post by Rich Weatherly from a Cleburne Times-Review special article by Pete Kendall.
Rich Weatherly with Herbert Lubke – Winner of 2 Purple Heart and 2 Bronze Star Medals taken March 23, 2013 in Grandview, Texas.
In the late 1950s and early ’60s, I had the privilege of studying agriculture (AG) under Herb Lubke. After receiving a link to this article I felt compelled to share his amazing story with my readers, many of whom are combat veterans. While teaching us ag, he shared stories about his service in Europe during WWII, much of which is included here. He is one of those iconic figures that students learn to respect instantly and grow to admire while he molds their lives.
I urge you to read the full article.
Here’s an excerpt from the interview by Pete Kendall.
“I learned to sleep with one eye open,” the Army sniper said with a grin.
From an interview and report By Pete Kendall/Special to the Cleburne Times-Review
Lubke was a member of the 99th Infantry Division and served as head scout for a platoon behind enemy lines. He was liberated by Gen. George S. Patton on April 1, 1945.
“He exited hostilities a bona fide hero with two purple hearts, two bronze stars, a 100 percent physical disability rating and frostbite. He went from 160 pounds to 100 as a prisoner of war. Today, he walks with the aid of a cane and Oleta, his wife of more than 65 years.”
Herb Lubke has an amazing story to tell. Please click this link to read the entire article by Pete Kendall.
By Richard L. Weatherly
Sunday morning, December 7th, 1941 began like so many others on the beautiful island of Oahu. After a busy week of patrols and training exercises, U.S.S. Raleigh docked on the northwest side of Ford Island. Officers and crew not on duty had gone ashore or were planning rest and relaxation on the beach. At 0755, my Dad, A.C. Weatherly, stared at himself in the mirror while shaving, a final step before going ashore himself. His expression changed from calm to alarm when a torpedo dropped from a Japanese plane slammed amidships on the port side.
A.C. (Ace) Weatherly Jr at Pearl Harbor
The ships klaxon sounded announcing General Quarters, “General quarters, general quarters. All hands man your battle stations.” This wasn’t a drill. Within five minutes, Raleigh anti-aircraft batteries opened fire with three-inch, 1-inch, and .50 caliber guns. Raleigh gunners recorded several downed enemy aircraft. All crewmen not on damage control parties or manning the guns were ordered to assist the gunners by passing ammunition.
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6 June 1944
A LCVP (Landing Craft, Vehicle, Personnel) from the U.S. Coast Guard-manned USS Samuel Chase disembarks troops of the U.S. Army’s First Division on the morning of June 6, 1944 (D-Day) at Omaha Beach. (Photo credit: Wikipedia)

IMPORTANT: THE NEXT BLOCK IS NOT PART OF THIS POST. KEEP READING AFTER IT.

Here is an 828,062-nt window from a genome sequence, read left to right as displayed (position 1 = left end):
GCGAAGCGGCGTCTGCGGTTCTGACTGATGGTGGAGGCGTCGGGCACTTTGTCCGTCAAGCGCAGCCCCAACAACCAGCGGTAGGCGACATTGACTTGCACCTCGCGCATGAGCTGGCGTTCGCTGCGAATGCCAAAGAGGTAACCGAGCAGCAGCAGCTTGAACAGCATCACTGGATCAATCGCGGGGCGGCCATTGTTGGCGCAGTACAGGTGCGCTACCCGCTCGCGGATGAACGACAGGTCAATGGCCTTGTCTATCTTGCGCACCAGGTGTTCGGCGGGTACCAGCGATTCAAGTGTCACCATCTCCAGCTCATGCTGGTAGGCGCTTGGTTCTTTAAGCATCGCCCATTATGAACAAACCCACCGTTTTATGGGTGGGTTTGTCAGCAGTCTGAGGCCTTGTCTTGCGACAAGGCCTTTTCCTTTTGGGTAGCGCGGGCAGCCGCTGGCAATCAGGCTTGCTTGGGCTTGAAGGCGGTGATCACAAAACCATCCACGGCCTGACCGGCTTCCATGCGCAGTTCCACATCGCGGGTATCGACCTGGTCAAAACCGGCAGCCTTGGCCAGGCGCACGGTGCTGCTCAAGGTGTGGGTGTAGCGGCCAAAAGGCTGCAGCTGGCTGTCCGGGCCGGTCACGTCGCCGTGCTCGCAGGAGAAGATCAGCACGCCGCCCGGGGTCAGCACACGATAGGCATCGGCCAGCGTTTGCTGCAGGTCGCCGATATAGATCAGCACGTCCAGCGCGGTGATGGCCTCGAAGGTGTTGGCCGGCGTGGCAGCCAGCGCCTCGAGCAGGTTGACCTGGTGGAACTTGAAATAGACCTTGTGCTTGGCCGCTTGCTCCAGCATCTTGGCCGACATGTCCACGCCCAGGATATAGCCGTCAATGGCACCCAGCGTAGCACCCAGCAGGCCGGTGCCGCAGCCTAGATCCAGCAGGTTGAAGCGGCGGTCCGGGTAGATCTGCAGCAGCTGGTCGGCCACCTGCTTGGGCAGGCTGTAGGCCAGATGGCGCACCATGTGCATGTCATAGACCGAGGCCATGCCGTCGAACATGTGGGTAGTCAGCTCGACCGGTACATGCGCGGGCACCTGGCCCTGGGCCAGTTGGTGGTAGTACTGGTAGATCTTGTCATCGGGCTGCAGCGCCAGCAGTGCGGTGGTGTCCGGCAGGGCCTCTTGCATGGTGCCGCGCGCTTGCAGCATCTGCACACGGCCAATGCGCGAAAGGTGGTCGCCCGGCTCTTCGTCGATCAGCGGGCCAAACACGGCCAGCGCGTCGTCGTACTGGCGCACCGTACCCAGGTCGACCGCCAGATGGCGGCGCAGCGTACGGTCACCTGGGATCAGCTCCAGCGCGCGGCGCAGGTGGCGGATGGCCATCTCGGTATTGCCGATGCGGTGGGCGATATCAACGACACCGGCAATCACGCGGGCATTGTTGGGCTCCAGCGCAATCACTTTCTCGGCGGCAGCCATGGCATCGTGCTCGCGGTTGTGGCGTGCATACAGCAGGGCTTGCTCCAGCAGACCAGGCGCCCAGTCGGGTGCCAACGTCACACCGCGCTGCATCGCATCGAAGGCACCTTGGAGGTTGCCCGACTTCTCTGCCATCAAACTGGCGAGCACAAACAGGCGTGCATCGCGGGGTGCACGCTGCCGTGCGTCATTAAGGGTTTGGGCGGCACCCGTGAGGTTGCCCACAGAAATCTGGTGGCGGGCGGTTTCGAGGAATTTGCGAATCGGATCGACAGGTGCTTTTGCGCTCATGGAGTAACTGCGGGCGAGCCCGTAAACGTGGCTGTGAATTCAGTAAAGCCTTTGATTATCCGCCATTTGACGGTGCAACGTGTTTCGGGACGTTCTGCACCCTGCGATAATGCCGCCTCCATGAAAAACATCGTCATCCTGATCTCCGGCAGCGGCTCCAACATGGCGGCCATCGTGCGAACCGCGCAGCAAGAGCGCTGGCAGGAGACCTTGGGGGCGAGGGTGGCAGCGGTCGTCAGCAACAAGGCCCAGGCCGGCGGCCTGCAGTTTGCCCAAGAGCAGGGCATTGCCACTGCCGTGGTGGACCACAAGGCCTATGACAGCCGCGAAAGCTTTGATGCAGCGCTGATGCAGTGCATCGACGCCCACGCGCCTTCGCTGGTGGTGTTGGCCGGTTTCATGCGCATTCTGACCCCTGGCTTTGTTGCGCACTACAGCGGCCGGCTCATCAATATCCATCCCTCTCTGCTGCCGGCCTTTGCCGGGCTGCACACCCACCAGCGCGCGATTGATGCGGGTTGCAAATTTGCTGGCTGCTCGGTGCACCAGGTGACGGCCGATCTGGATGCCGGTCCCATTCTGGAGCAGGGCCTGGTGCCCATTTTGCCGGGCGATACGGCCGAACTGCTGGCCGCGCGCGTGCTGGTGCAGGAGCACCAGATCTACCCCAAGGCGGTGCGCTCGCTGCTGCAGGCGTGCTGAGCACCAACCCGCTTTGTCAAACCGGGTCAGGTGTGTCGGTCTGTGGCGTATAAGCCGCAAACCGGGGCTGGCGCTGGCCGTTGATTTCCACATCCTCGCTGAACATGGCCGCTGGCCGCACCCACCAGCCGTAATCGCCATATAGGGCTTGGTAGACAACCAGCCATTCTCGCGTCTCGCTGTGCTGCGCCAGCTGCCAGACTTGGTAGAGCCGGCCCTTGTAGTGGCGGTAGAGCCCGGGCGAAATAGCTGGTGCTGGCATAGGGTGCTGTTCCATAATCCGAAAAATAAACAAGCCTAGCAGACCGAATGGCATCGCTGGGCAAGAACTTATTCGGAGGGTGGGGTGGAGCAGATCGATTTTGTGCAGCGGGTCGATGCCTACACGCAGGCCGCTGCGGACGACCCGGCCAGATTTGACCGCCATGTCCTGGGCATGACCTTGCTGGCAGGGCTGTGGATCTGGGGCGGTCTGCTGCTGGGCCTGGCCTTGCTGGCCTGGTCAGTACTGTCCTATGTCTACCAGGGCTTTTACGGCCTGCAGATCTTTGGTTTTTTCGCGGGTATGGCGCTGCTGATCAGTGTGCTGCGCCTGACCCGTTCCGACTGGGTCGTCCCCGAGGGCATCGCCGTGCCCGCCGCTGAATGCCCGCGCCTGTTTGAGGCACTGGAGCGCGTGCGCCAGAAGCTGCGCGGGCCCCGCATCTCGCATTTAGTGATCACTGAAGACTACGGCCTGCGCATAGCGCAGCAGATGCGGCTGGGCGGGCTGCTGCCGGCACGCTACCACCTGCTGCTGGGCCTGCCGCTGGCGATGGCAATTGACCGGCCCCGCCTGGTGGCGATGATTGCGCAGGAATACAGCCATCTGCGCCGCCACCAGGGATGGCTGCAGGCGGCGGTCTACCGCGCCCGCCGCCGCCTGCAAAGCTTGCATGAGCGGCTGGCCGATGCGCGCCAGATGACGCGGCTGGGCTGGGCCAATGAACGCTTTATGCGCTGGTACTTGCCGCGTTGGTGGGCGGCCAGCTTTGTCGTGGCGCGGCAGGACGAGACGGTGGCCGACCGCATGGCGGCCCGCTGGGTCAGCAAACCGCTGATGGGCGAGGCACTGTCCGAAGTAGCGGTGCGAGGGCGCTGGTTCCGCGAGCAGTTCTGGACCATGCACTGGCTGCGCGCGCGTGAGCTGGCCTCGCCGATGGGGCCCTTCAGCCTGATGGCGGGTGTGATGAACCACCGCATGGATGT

There’s an old anonymous expression that says, “Freedom isn’t free.” The Normandy Invasion signaled the beginning
of the end of Nazi tyranny. Allied forces consisting of American, British and Canadian troops made up the main invasion force of over 160,000 ground combatants. Allied Navy and merchants ships numbered more than 5,000. Ships provided transportation and gunfire support during the invasion. At midnight before the amphibious assault, Allied Aircraft and gliders inserted almost 8,000 paratroopers behind enemy lines. This represented the largest armada and invasion force in history. Weather and timing were critical to the success of the mission, so was deception. It had taken nearly five years to reach this point in a war that began in September, 1939 with the invasion of Poland by Nazi forces. This truly was the start of the liberation of Europe. Total Allied casualties were approximately 12,000; again, freedom isn’t free. At Pointe du Hoc German 155mm guns threatened assaults on Utah and Omaha beaches.
There’s a Texas connection to the Normandy invasion that can’t be ignored. I am quoting an article from the Texas State Historical Association about the Second Ranger Battalion commander, James Earl Rudder. This battalion played a pivotal role in success at Omaha and Utah Beaches:
June 06, 1944
On this day in 1944, D-day, James Earl Rudder commanded the Second Ranger Battalion as it achieved one of the
Modern day view of Pointe du Hoc, Normandy (Photo credit: Wikipedia)
great feats of arms of the Normandy invasion. Rudder, a native of Eden, Texas, had served in the army in the 1930s and was recalled to duty during World War II. He became commander and trainer of the elite Second Ranger Battalion in 1943. On D-day Rudder’s Rangers stormed the beach at Pointe du Hoc and, under constant enemy fire, scaled 100-foot cliffs to reach and destroy German gun batteries. The battalion suffered higher than 50 percent casualties, and Rudder himself was wounded twice. In spite of this, he and his men helped establish a beachhead for the Allied forces. In later life Rudder became president of Texas A&M. In 1967 he received the Distinguished Service Medal from President Lyndon Johnson.
Ronald Reagan’s Speech on the 40th Anniversary of D-Day
Delivered at Pointe du Hoc Youtube Video, Ceremony Commemorating the 40th Anniversary of the Normandy Invasion, D-Day 6/6/84
Related Handbook Articles:
Allied invasion plans and german positions in the Normandy. (Photo credit: Wikipedia)
Preinvasion bombing of Pointe du Hoc by 9th Air Force bombers. (Photo credit: Wikipedia)
English: Convoy on its way to support the Normandy invasion. (Photo credit: Wikipedia)